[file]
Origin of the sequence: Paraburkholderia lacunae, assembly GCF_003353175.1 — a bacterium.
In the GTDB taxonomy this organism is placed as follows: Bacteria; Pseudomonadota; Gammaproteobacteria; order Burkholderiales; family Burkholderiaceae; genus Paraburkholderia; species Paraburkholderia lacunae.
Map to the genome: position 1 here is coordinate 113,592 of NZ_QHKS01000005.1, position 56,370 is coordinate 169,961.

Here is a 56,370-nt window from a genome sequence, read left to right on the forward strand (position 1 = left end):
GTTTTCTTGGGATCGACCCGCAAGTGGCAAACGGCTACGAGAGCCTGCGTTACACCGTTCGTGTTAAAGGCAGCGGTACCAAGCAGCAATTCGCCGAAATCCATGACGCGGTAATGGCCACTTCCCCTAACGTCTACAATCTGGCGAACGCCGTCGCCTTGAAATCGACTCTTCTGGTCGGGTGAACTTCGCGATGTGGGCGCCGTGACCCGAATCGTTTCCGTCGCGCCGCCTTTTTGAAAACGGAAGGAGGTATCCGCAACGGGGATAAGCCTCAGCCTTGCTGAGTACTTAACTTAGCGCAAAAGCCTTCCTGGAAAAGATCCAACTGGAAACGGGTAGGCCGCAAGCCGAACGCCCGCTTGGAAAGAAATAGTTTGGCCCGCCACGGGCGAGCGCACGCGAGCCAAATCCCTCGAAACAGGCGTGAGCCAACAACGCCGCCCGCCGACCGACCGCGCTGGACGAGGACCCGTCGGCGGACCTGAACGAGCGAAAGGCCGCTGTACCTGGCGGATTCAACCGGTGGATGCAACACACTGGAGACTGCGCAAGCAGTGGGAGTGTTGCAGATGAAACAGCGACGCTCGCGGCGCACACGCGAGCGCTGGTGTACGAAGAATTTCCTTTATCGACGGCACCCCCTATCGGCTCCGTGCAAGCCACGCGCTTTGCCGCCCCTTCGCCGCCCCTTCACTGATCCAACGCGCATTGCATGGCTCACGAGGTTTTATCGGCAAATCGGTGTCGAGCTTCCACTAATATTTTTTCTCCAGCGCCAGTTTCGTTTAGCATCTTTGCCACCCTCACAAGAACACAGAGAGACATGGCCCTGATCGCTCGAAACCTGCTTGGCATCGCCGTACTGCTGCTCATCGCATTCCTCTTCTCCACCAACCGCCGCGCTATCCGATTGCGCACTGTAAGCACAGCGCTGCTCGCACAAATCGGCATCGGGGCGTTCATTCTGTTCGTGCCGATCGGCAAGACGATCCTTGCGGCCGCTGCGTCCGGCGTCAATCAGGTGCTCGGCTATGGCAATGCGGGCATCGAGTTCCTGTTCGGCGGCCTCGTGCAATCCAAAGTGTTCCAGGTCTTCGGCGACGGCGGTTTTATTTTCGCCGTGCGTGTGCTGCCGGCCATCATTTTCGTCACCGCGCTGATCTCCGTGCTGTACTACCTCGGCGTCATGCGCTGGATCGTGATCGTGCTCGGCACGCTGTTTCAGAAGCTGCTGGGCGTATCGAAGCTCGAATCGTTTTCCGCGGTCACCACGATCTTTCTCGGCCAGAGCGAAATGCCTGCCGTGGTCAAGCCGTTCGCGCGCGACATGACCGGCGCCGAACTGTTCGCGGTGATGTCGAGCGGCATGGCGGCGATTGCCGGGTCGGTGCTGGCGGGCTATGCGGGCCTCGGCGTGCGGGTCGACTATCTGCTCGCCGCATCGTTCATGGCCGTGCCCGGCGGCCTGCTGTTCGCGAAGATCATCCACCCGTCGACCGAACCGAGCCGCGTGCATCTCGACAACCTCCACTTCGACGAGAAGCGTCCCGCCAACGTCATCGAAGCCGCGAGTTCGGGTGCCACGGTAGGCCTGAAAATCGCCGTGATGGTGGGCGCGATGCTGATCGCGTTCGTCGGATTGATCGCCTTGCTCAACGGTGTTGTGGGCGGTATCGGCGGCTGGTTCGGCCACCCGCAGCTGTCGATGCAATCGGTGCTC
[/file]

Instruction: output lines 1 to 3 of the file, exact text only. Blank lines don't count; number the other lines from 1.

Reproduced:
Origin of the sequence: Paraburkholderia lacunae, assembly GCF_003353175.1 — a bacterium.
In the GTDB taxonomy this organism is placed as follows: Bacteria; Pseudomonadota; Gammaproteobacteria; order Burkholderiales; family Burkholderiaceae; genus Paraburkholderia; species Paraburkholderia lacunae.
Map to the genome: position 1 here is coordinate 113,592 of NZ_QHKS01000005.1, position 56,370 is coordinate 169,961.